February 04, 2009

The first chocoholics

Mystery of Ancient Pueblo Jars Is SolvedFor years Patricia Crown puzzled over the cylindrical clay jars found in the ruins at Chaco Canyon, the great complex of multistory masonry dwellings set amid the arid mesas of northwestern New Mexico. They were utterly unlike other pots and pitchers she had seen.

Some scholars believed that Chaco’s inhabitants, ancestors of the modern Pueblo people of the Southwest, had stretched skins across the cylinders and used them for drums, while others thought they held sacred objects.

But the answer is simpler, though no less intriguing, Ms. Crown asserts in a paper published Tuesday in The Proceedings of the National Academy of Sciences: the jars were used for drinking liquid chocolate. Her findings offer the first proof of chocolate use in North America north of the Mexican border.
And:The Mayan vessels, decorated with court scenes and hieroglyphics, were used to ceremonially consume chocolate at sumptuous feasts, Ms. Reents-Budet said. An expensive luxury, the cacao beans were fermented, roasted and ground up, then mixed with water and flavorings before being whipped into froth. It made sense to present the beverage in a special vessel, she said.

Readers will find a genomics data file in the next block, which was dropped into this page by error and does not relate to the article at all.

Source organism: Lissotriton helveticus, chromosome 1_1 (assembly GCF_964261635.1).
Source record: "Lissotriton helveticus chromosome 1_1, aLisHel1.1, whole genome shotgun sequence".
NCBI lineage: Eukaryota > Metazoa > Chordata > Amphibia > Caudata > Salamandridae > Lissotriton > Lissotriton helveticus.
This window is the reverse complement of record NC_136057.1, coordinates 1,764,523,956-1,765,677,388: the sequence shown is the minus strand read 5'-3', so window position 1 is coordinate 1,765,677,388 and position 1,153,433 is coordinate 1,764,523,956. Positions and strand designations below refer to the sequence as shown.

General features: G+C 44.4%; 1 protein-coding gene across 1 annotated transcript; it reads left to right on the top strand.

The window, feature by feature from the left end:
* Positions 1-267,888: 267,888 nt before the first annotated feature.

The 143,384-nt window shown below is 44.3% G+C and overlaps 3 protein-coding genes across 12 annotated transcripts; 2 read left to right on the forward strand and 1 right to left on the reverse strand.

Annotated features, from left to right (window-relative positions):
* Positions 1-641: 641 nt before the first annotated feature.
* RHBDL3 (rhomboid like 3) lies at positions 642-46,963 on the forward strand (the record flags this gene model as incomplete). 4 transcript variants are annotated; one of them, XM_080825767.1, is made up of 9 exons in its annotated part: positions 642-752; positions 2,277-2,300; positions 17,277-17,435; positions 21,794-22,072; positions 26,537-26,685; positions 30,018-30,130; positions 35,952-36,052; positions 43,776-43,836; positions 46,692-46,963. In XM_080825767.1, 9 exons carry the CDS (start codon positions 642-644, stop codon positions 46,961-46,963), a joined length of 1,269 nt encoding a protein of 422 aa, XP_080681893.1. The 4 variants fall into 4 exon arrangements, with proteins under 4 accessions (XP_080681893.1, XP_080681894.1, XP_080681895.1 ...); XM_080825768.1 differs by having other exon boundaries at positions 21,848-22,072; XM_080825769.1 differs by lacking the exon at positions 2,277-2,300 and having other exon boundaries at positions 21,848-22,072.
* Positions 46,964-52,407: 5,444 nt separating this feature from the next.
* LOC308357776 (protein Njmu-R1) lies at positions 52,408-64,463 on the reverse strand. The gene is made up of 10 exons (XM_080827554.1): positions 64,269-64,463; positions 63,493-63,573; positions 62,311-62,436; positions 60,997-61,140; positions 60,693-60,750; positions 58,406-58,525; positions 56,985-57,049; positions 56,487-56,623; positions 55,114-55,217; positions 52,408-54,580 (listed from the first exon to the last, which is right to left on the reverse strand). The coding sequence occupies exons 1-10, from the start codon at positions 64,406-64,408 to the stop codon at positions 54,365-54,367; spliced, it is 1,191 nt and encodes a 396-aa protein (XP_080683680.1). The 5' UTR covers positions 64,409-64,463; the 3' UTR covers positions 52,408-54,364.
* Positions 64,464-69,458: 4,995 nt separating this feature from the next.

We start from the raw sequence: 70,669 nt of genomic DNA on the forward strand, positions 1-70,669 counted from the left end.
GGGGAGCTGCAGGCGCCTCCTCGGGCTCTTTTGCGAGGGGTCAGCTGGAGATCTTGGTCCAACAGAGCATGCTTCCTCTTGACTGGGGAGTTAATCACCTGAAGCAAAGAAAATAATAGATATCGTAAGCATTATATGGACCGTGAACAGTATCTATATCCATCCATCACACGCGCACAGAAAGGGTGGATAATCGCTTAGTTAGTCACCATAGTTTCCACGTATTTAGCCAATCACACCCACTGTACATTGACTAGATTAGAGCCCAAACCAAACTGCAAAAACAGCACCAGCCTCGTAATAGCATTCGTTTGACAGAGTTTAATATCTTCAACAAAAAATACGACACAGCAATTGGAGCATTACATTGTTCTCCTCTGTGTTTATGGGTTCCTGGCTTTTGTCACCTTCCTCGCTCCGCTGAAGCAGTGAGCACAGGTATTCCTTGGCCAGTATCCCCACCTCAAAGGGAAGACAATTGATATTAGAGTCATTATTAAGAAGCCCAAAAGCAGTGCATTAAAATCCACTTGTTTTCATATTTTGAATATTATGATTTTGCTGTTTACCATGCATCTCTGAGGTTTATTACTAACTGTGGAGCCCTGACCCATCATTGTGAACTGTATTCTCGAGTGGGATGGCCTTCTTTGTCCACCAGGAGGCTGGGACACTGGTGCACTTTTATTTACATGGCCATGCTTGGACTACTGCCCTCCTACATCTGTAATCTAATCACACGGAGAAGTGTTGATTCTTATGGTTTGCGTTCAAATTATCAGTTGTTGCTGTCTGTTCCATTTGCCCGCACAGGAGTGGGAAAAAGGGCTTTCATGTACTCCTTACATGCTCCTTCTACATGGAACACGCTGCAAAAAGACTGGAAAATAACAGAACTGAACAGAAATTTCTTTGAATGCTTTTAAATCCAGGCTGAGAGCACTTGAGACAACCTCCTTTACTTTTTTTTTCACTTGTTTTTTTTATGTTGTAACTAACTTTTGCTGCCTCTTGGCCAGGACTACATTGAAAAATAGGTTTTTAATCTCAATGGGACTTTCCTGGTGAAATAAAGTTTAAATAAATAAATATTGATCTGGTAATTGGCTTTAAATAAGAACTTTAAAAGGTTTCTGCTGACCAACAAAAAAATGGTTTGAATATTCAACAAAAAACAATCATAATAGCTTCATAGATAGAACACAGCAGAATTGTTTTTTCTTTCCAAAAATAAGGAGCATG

“It’s as if you were having a dinner party and serving Champagne,” said Ms. Reents-Budet. “You serve Champagne in really nice glasses.”
Comment:  This isn't exactly a pop-culture item, but it reminds me of our unacknowledged debt to Native America. Indians gave us something like half of our dessert and snack foods: chocolate, vanilla, peanuts, pecans, cashews, potato chips, corn chips, popcorn, sunflower seeds, chicle (gum), etc. Without them we'd be stuck eating celery and carrot sticks between meals.

Whenever Superman appears in the media (comics, cartoons, movies, etc.), the producers are required to add a line saying "Created by Jerry Siegel and Joe Shuster." Imagine if every time a chocolate product appeared in the media, it had to include a tag saying "Brought to you by Native Americans." That alone would start changing our perception of Indians as unaccomplished savages.

For more on the subject, see 100 Amazing Indian Discoveries and The Native Culinary Tradition.

1 comment:

dmarks said...

The creation of corn alone is quite remarkable.